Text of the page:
I was tearing my hair out between 3 a.m. and 4:30 a.m. yesterday morning. The housing complex’s perimeter alarm went off eight times. When the siren stopped wailing, a high-pitched ringing followed, mimicking tinnitus.
As the sky lightened, I armed myself with terrifying hair, a panic button, my bare feet, and my closest friend, Fluffy White Gown.
Together we crept around outside. We tiptoed behind dewy cars, ready to scream and traumatize the life out of trespassers, should any be found. It would dawn on them just what they were up against.
The elderly chairman lives next-door to me. The poor man might as well have the siren attached to the top of his head – it’s affixed to an outside wall that, inside, is his bedroom.
Knowing he had probably, like me, already consumed two hot drinks and, like me, spoken to the security company, I messaged him at 5:56 a.m.
I relish sharing my investigations and wildly entertaining conclusions with those who will do something with the info, other than ignore it.
An alarming Morning to you. I’m sure you’re awake I typed with one finger. My report and opinions followed. I signed off with Anyway, I think the MSec technical team might have to check it out.
He replied at 6:12 a.m. and signed off with this assurance and suggestion: I will definitely get in touch with MSec about all the drama. Anyway, it’s been nice talking to you so early in the morning. We should do this more often between 3 and 6 a.m.
His sense of humor is platinum and has been one of the finest and funniest facets of living in this complex.
After this show and tell you’ll understand why my hair is a potent defense mechanism and why I only properly comb it before wash day.
It’s hands-off and combs-away at all other times because, post-comb, I look like an extra who wandered off the set of Amadeus decades ago and couldn’t adjust to life back in the real world.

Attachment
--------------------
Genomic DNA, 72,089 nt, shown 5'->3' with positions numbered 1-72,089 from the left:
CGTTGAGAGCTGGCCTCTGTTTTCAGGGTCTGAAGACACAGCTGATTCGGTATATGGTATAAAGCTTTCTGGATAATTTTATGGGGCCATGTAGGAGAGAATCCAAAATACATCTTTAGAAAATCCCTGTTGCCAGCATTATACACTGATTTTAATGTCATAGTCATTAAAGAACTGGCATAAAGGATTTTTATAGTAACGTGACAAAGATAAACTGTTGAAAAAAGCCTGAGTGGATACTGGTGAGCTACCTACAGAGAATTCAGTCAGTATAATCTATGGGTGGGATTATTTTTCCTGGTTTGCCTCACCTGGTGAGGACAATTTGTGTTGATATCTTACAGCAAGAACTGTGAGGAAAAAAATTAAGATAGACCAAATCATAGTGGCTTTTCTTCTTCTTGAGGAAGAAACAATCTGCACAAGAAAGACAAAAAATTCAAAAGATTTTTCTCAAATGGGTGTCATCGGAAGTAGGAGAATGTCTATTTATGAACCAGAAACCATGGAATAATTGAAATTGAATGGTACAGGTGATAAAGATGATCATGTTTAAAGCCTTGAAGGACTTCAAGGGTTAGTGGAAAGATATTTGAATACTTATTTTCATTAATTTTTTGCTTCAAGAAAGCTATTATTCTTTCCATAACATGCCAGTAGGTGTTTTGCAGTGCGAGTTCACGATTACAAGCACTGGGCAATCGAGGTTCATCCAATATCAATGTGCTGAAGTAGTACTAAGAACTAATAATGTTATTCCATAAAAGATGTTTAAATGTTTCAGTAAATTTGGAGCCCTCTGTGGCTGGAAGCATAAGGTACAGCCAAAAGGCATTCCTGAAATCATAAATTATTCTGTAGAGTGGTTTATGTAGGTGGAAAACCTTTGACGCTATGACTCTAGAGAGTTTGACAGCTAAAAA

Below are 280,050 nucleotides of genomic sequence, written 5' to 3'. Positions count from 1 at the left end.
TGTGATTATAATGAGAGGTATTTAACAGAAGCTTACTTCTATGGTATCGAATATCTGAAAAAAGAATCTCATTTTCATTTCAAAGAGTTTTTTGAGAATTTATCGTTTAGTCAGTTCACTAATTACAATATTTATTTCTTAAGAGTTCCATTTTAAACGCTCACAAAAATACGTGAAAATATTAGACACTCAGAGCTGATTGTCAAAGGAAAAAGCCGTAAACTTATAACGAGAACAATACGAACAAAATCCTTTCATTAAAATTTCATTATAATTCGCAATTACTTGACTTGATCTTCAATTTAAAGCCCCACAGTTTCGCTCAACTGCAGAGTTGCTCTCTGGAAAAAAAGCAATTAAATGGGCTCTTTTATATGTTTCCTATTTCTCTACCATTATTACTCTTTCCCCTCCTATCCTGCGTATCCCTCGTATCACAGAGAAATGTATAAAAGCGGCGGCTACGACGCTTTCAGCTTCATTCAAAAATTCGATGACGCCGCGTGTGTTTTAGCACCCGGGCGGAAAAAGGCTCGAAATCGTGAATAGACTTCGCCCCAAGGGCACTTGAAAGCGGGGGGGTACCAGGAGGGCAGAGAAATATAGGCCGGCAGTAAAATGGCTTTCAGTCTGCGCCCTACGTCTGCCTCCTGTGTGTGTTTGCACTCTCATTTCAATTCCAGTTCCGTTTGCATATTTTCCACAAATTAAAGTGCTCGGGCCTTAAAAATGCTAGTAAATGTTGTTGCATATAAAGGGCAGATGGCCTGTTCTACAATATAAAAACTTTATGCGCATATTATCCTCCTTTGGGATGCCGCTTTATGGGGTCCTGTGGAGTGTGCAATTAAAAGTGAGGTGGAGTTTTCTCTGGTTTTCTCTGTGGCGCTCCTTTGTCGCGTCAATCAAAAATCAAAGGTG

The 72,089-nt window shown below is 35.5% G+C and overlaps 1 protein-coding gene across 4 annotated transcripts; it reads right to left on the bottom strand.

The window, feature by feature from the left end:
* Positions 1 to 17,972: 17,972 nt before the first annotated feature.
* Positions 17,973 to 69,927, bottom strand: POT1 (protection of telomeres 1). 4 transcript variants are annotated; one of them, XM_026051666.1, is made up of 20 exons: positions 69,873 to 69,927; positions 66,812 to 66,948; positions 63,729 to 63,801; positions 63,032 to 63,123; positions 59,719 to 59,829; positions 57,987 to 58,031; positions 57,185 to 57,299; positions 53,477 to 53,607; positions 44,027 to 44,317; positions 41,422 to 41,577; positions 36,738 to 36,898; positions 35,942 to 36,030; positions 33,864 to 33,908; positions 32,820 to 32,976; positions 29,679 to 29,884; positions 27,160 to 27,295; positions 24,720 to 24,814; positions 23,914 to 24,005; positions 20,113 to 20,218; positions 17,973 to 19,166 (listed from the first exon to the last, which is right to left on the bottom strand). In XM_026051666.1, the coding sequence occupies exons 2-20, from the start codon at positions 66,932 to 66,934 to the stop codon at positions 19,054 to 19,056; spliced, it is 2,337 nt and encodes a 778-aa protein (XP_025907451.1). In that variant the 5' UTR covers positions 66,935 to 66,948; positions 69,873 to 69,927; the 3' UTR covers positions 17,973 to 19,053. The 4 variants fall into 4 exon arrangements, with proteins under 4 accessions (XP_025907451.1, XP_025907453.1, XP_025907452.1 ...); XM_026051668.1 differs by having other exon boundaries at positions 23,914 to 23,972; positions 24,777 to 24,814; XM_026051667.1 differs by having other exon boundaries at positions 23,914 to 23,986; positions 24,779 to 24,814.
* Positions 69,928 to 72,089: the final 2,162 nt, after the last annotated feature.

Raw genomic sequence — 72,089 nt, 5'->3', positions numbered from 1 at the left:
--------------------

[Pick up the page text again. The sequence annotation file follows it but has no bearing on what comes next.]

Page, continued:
I took a photo before stepping into the shower but after I’d been on my sleuthing, puffy-eyed mission at the break of day. The baroque style is growing on me. I think I look intimidatingly self-assured. What is it about selfies that gives one such a nose for things? Do I suck at taking them, or is my schnoz growing?
Control restored. No more poofy. Puffiness subsiding. Please don’t touch my hair! It must dry in solitary confinement. Only then will it be on its best behavior.
This week’s Happiness…
I’m overdoing it because I’ll be away from my blog for a few weeks. I will be back with more Documenting Transitions etc etc etc the moment I can.
What a joy to learn of a simple way to make kale irresistible. Turn it into a crisp. Now it’s on the request list.
Wash the kale. Put it on a tea towel and gently pat it dry. Preheat your oven to a mild 130 degrees Celsius. I lightly oiled the oven rack (last time the dehydrated leaves stuck to the grid in places). Place the leaves in a single layer on the rack.
Sprinkle with salt and lots of freshly ground black pepper. I want to do the next batch with lemon juice and black pepper. Place in the middle of your preheated oven. Bake until the leaves rustle like parchment when you touch them. In my oven that’s about 45 minutes to an hour (I think). Serve piled high on a pretty plate.
The leaves crumble and disintegrate in your mouth, and some stalks are chewy and taste like vegetable biltong (dried, cured meat). The ‘crisps’ disappear in a flash.
If you read last week’s post you’ll know I see splendid things in the grains and knots of wood. I wanted to sketch the woman who has kept an eye on me for nearly four years.
Only a portion of her face is visible – one eye, her nose, and a sweep of hair. Wood Woman’s nose is longer than the one I captured. I thought I’d do another sketch but there isn’t time enough for that.
Wood Woman is the featured image at the top of this post.
Caught in a Trap
A newspaper poster was tied to a pillar outside the Palmer Road cafe most Muizenberg children were sent to to buy bread and a wedge of pumpkin. I read THE KING IS DEAD, ran home and asked my mom which king had died.
The King of Rock ‘n Roll, she said, Elvis.
I was nine years old when Elvis Presley died in 1977.
Do you remember receiving the news of his death?
I listened to Elvis Presley all the time. Sitting cross-legged in front of the turntable, doing backing vocals on Suspicious Minds, was simple joy. I never understood why the song faded and then returned to full volume. Adulthood brought the Aha. He has tried to leave but, inevitably, returns to what is, clearly, a bad relationship.
Elvis Presley: The Searcher is a compelling, compassionate tribute to this one-of-a-kind musician who surrendered control of his creative genius to people he trusted, only to lose it, and his life, to exploitation, manipulation, and greedy grabbers. It is, in many respects, a desperate, sad, cautionary tale.
The happiness, for me, is having a fuller picture of a larger than life personality who was caught in a trap. He couldn’t find a way to free himself.
My children, over forty years later, listen to Elvis.
Take care and lots and lots of love to you.
xxx ❤ TeaShell Michele